After abundant time spent with family, copious amounts of turkey, stuffing and just one (ahem, TEN) too many desserts my little family and I said farewell to a holiday weekend with not only the fullest of bellies, but also the fullest of hearts. I
blubbered shared on Instagram about how I’m not only thankful for the beautiful + blissful moments of motherhood, but the hard ones too. The ones that make you doubt yourself and why anyone in the world would put up with you. So, in keeping with my reminiscent and evocative mood, today I’m sharing with you an entry that I wrote earlier this year and have just sort of held onto until now…
It was early September, he said to me “I don’t know what to get you for your birthday.”
I said, “I don’t need anything honestly, just write me a letter.”
A few short weeks later he handed me a sheet of paper. Not quite the same as the small folded love notes we used to exchange in between classes in high school, but I felt silly with excitement all the same. A heartfelt, tear-inducing, tuck-away-for-safekeeping letter that closed with:
“You cannot live a perfect day without doing something for someone who will never be able to repay you” –John Wooden
You have lived many perfect days, I hope we will have many more to come.
It’s July of the following year and I hear crying on the baby monitor.
Our three year old who’s been putting himself to sleep at nap time for months today resists and cries out. Again. I stand in the middle of the family room floor, committed and clothed to start working out again. I sigh and go to him instead.
A hug. A kiss. A song. A cup of water. Another song. Tucked in. Re-tucked in. Re-tucked in again. One trip too many up and down the stairs and I feel it take seed: the frustration. This goes on. And on… My thoughts feel abrupt and desperate. Agile, but hasty.
Why won’t he go to sleep? Is this what they call sleep regression? I hate that word: sleep regression. Whoever thought up such a word anyway? My deliberations swirl. They bubble and pool over, feeding one another — and the frustration grows. As most boiling cauldrons of thoughts do they stew up the messy stuff. All of it. The stuff that is, but also the stuff that should be…
He is three years old. This shouldn’t be happening still. I should be able to count on just a few minutes a day by now, right? Oh my Lord, I am just… trying… to work out!?
I am angry-cleaning in the kitchen when Nick finds me. Wyatt is just beginning to whimper over the monitor again. He asks gently, “Do you want me to lay with him?”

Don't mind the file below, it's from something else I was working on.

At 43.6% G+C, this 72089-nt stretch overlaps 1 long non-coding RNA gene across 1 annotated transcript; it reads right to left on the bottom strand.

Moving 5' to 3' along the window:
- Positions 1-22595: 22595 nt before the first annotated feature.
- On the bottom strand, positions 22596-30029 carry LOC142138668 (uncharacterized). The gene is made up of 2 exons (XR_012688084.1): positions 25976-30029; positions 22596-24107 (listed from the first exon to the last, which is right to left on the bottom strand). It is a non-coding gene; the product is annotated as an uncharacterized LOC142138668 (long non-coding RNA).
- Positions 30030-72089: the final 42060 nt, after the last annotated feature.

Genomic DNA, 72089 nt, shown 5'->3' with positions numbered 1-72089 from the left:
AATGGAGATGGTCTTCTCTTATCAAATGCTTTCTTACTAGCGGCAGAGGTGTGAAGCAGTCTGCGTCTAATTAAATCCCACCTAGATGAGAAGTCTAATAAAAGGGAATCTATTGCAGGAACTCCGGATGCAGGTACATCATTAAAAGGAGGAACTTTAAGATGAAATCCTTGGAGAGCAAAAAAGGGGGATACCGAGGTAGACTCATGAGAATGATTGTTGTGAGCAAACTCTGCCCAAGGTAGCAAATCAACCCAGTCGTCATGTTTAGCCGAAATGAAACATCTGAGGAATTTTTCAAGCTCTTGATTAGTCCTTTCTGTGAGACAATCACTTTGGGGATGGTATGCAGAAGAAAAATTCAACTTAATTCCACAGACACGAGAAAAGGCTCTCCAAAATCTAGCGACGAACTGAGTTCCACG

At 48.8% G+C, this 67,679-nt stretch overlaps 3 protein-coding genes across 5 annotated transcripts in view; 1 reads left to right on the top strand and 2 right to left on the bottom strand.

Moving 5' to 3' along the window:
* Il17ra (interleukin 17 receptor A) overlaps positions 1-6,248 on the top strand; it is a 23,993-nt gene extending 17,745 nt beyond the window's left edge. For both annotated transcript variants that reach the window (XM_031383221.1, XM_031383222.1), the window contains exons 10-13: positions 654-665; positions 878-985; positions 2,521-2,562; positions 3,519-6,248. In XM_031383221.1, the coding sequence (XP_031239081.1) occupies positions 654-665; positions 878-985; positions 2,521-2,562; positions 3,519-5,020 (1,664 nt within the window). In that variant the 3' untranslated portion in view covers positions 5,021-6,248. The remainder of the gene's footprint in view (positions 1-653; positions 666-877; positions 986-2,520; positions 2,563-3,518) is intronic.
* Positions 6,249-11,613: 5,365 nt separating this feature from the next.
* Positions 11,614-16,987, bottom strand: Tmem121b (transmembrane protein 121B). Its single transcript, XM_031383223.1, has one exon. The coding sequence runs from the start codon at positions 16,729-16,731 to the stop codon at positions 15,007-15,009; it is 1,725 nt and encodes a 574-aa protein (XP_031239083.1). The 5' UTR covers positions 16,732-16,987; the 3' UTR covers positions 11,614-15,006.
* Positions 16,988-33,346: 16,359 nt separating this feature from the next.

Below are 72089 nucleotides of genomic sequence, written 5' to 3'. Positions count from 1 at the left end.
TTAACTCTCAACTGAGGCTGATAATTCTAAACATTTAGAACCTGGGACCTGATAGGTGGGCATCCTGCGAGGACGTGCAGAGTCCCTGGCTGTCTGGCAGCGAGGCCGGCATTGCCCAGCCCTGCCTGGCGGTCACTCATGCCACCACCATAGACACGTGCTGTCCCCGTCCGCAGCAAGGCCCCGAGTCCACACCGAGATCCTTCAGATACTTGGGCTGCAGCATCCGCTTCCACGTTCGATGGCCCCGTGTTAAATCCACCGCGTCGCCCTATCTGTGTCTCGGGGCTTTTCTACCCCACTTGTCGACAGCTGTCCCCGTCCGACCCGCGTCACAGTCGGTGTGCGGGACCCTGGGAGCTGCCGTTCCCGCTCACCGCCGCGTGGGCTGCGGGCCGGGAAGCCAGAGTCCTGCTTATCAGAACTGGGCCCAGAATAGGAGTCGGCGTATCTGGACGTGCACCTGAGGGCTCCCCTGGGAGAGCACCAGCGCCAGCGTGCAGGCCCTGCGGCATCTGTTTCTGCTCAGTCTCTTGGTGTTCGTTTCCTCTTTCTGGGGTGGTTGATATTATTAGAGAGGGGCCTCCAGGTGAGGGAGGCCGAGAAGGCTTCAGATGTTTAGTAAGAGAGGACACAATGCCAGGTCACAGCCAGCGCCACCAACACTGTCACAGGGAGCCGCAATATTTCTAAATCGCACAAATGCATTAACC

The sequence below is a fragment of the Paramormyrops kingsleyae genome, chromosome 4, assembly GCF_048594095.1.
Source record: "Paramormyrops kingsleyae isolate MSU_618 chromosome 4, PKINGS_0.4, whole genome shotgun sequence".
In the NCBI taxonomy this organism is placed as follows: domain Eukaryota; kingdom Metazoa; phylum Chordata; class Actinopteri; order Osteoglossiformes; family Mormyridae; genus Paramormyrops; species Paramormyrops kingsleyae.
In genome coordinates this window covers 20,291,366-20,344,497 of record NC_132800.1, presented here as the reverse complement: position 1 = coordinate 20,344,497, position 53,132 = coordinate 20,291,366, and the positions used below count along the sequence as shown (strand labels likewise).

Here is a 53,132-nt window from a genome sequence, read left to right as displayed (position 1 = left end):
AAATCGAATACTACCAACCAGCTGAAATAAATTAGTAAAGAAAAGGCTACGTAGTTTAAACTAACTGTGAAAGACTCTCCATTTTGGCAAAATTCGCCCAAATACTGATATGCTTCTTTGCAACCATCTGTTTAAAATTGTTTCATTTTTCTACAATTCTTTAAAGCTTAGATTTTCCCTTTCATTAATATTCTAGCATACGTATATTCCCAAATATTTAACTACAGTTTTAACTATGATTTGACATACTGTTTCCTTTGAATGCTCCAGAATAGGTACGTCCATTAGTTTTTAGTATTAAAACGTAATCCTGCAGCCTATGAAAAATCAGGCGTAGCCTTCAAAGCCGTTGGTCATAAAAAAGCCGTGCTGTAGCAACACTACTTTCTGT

“Honey, I think we’re at the point where he’s just gonna have to figure it out.”
My voice doesn’t snap but it’s hard, my body tense. I’m already there in that place, he knows it and so do I, but the list of grievances against me are too long now and my emotions have already gotten carried away with themselves. He shares a few thoughts. I (naturally) disagree. Words fly out of my mouth. They sound angry.
“Don’t try and fix this. Just tell me it’s hard!”
I am remiss. There is a significant pause and its presence hangs like a hot humid day, the kind that make you feel nauseous. I can already feel the wave of guilt washing over me.
“It is hard. Really hard,” he says. “But your attitude…” He reaches out and hugs me and I resist only slightly. And then it is clear. Oh so painfully clear.
“I just need…”
“I’m not asking for…”
“I only want…”
I’m not being selfless. I’m being very selfish. I don’t just want to work out. Need to work out. I’m not an athlete or gym junkie… the ‘working out’ part is a metaphor anyway.
I want to do it right now. On my schedule. When I planned it. On my terms. According to the way I think things should be.
I lean into his hug, embracing its warmth. I can feel the heat my own breath creates against his shoulder and I let my misplaced feelings of indignation melt away. I take a moment to appreciate its comfort but also, its call to be something greater.
“You’re a good mom.” he says. But in that moment? I know I can be better.
As a young mom of two and over three years into this gig I find the whole “validation thing” to be incredibly tricky. You see, I believe — wholeheartedly so — that it’s important that we see each other exactly where we’re at, for what we really are and for what the ‘these are the days’ can sometimes really look like. To make others feel validated or to feel like they are enough. Because ‘these days’ are sometimes really hard — and if for no other reason, because Jesus says we are.
But with magnificent gains in mainstreaming affirmation I’m afraid of becoming entitled. Of masking selfish desires with convincing words, downplaying or omitting all together the wisdom that abounds and glossing over the allegorical sentence in search of the concrete punctuation mark.
Am I the only one?
I want to be validated, but challenged. To be heard, but subdued. To be comforted, but convicted.
Let our words of affirmation for one another do more than pacify us, let them be the seed for the words we’re afraid to let roll off our tongues. And the source for the courage it will take to say them.
You know, for those imperfect days.